Despite a new set of sanctions from the United Nations, North Korea’s assertive leader, Kim Jong Un, continues to push forward with his nuclear program.
North Korea’s state-run Korea Central News Agency has reported that the Democratic People’s Republic of Korea (DPRK) has claimed to have obtained technology that will allow them to fit miniature nuclear warheads on long-range ballistic missiles.
The news is the most recent chapter out of the North Korean nuclear narrative that dates back to this past January: the country’s authoritarian leader claimed to have successfully detonated a hydrogen bomb on January 6 and followed it up with reports of a long-range missile test in February of this year.
The agency’s report claims that the North Korean leader met with nuclear scientists and engineers, who briefed him on such research that would allow strategic ballistic missiles to carry nuclear warheads, which he then announced as a “tremendous” achievement for the North.
“The nuclear warheads have been standardized to be fit for ballistic missiles by miniaturizing them,” KCNA reported Jong Un stating to the scientists on hand. “This can be called a true nuclear deterrent… Koreans can do anything if they have a will.”
Reuters has reported that the secretive state’s leader, Kim Jong Un, is backing up his speculative nuclear activity by alerting his military to be prepped to mount preemptive attacks against the United States and neighboring South Korea, who have begun large-scale military drills this week in response to the North’s persistent march to expand its nuclear program despite UN sanctions.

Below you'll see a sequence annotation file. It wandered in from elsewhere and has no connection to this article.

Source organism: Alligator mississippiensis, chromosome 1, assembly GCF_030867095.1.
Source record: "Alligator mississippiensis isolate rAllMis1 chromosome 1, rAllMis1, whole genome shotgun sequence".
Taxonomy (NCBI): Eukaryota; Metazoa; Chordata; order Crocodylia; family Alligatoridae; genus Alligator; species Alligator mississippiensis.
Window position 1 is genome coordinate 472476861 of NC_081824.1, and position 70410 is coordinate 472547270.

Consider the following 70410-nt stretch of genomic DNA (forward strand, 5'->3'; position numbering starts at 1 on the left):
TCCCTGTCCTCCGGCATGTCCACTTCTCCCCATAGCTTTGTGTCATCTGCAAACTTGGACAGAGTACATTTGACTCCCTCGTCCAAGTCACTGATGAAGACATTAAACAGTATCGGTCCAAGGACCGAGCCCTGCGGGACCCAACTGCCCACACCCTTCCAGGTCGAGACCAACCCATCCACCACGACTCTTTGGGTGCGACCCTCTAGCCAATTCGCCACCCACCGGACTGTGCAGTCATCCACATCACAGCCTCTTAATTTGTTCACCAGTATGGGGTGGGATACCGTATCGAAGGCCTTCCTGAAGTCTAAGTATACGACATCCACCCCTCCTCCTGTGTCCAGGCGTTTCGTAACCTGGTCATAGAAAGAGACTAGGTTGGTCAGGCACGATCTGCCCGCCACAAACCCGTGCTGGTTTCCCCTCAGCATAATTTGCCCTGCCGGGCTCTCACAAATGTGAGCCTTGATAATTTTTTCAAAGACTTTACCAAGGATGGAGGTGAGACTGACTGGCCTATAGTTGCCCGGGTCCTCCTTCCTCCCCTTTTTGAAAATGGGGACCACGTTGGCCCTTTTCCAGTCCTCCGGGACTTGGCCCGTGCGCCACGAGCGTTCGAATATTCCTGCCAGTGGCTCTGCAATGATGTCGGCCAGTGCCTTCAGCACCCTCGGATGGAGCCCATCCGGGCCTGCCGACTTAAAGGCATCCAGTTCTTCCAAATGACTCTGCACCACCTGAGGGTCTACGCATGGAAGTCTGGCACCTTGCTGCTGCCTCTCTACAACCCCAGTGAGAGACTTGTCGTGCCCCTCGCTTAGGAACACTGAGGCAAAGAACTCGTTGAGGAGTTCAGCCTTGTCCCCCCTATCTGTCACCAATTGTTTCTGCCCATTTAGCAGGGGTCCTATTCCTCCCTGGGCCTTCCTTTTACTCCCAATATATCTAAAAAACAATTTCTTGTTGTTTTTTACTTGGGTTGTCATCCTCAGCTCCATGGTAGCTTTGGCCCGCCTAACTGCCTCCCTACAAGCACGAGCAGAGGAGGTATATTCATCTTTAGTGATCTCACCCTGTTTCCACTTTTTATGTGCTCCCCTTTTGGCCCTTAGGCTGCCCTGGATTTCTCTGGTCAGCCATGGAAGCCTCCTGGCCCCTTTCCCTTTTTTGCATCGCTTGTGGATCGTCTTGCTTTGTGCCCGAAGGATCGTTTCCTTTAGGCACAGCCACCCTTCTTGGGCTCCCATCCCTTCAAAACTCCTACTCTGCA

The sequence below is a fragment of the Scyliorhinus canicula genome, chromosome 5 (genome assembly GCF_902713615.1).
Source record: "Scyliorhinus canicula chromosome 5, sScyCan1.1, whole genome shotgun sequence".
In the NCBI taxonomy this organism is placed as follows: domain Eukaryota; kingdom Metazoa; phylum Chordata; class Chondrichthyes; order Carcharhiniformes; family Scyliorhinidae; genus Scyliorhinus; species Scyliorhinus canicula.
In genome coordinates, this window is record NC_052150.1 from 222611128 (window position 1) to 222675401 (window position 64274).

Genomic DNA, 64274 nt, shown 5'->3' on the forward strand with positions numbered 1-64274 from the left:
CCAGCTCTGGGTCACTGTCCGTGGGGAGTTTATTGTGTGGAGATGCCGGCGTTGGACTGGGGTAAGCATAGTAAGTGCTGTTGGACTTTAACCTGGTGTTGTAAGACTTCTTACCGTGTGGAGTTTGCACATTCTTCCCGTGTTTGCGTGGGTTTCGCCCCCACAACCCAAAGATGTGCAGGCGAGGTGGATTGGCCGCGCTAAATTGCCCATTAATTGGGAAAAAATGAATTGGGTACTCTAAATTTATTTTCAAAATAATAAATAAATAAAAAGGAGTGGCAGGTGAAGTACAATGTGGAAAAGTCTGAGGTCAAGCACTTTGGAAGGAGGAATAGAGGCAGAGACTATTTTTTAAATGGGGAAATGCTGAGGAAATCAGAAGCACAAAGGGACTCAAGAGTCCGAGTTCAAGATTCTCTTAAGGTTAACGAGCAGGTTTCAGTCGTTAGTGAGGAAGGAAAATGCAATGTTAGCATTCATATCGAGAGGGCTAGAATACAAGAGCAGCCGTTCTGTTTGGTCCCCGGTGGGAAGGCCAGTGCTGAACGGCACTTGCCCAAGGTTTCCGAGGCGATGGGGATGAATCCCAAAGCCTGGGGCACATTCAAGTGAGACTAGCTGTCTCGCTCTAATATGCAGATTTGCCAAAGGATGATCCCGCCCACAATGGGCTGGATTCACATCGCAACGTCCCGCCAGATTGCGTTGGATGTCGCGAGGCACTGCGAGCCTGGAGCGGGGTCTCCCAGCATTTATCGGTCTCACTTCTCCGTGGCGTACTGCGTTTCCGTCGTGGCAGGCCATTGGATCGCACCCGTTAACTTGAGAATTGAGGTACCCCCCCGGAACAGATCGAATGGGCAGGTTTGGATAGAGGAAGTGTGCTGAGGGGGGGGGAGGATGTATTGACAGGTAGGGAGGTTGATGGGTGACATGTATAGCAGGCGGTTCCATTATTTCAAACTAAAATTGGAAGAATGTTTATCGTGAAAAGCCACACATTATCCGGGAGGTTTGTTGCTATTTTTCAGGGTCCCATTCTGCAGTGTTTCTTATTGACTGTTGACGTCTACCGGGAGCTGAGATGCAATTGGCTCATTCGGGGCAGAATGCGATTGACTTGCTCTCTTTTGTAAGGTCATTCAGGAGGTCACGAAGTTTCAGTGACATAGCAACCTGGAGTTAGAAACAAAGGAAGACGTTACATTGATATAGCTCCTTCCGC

Last week, the United Nations Security Council unanimously adopted a resolution that imposed new sanctions, along with tightening existing measures against North Korea, in response to its ongoing nuclear activities that “threaten international peace and security.”
The new measures impose a ban on all exports, including coal, iron, iron ore, gold, titanium ore, vanadium ore, and rare earth metals, along with banning the supply of all types of aviation fuel, including rocket fuel. It also calls for inspections of all goods going into or coming from the country, along with a total embargo on all arms sales to it.
It’s noteworthy to mention that a recent U.N. panel established to monitor the sanctions against North Korea released a report on Tuesday stating it had “serious questions about the efficacy of the current United Nations sanctions regime.”
The panel confirmed that North Korea has been able to effectively evade existing sanctions through its continual engagement in illegal trade, “facilitated by the low level of implementation of Security Council resolutions by Member States. “
“The reasons are diverse, but include lack of political will, inadequate enabling legislation, lack of understanding of the resolutions and low prioritization,” it said, referring to the incomplete enforcement of sanctions.
But the U.N. isn’t the only one cracking down on Kim Jong Un and the North. South Korea has also announced stricter measures against its northern neighbor by blacklisting individuals and entities it believes have ties to Pyongyang’s weapon program, while China — North Korea’s biggest trading partner — barred one of the 31 blacklisted North Korean ships from entering its northeastern port a few days ago.
China, South Korea step up sanctions on North Korea https://t.co/QfLMhnYe4p— Reuters Top News (@Reuters) March 8, 2016
(AP Photo/Ahn Young-joon)